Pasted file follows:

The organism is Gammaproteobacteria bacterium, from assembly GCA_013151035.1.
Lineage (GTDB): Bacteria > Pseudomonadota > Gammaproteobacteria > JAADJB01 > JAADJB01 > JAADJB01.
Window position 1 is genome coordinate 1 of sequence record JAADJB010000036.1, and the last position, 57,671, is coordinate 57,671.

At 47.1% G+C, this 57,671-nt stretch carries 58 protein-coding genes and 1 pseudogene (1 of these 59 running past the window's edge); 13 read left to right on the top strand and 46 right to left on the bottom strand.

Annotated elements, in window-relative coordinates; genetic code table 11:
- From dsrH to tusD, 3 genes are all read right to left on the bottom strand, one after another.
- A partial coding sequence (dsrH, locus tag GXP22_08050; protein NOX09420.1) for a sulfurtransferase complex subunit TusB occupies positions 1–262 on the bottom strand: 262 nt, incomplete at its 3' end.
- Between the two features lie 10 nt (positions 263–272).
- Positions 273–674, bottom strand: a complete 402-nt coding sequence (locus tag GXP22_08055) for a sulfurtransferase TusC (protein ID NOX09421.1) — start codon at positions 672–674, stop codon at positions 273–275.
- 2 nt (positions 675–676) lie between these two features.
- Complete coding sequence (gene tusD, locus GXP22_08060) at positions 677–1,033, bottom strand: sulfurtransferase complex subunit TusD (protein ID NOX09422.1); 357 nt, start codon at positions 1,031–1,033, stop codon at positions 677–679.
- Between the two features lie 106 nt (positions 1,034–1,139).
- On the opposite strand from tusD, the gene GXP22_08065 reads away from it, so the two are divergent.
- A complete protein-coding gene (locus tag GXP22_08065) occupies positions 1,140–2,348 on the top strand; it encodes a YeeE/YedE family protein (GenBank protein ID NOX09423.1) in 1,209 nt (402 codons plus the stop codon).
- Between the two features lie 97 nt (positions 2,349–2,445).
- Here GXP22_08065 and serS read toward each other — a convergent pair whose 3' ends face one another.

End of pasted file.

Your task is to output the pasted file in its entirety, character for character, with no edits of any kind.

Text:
The organism is Gammaproteobacteria bacterium, from assembly GCA_013151035.1.
Lineage (GTDB): Bacteria > Pseudomonadota > Gammaproteobacteria > JAADJB01 > JAADJB01 > JAADJB01.
Window position 1 is genome coordinate 1 of sequence record JAADJB010000036.1, and the last position, 57,671, is coordinate 57,671.

At 47.1% G+C, this 57,671-nt stretch carries 58 protein-coding genes and 1 pseudogene (1 of these 59 running past the window's edge); 13 read left to right on the top strand and 46 right to left on the bottom strand.

Annotated elements, in window-relative coordinates; genetic code table 11:
- From dsrH to tusD, 3 genes are all read right to left on the bottom strand, one after another.
- A partial coding sequence (dsrH, locus tag GXP22_08050; protein NOX09420.1) for a sulfurtransferase complex subunit TusB occupies positions 1–262 on the bottom strand: 262 nt, incomplete at its 3' end.
- Between the two features lie 10 nt (positions 263–272).
- Positions 273–674, bottom strand: a complete 402-nt coding sequence (locus tag GXP22_08055) for a sulfurtransferase TusC (protein ID NOX09421.1) — start codon at positions 672–674, stop codon at positions 273–275.
- 2 nt (positions 675–676) lie between these two features.
- Complete coding sequence (gene tusD, locus GXP22_08060) at positions 677–1,033, bottom strand: sulfurtransferase complex subunit TusD (protein ID NOX09422.1); 357 nt, start codon at positions 1,031–1,033, stop codon at positions 677–679.
- Between the two features lie 106 nt (positions 1,034–1,139).
- On the opposite strand from tusD, the gene GXP22_08065 reads away from it, so the two are divergent.
- A complete protein-coding gene (locus tag GXP22_08065) occupies positions 1,140–2,348 on the top strand; it encodes a YeeE/YedE family protein (GenBank protein ID NOX09423.1) in 1,209 nt (402 codons plus the stop codon).
- Between the two features lie 97 nt (positions 2,349–2,445).
- Here GXP22_08065 and serS read toward each other — a convergent pair whose 3' ends face one another.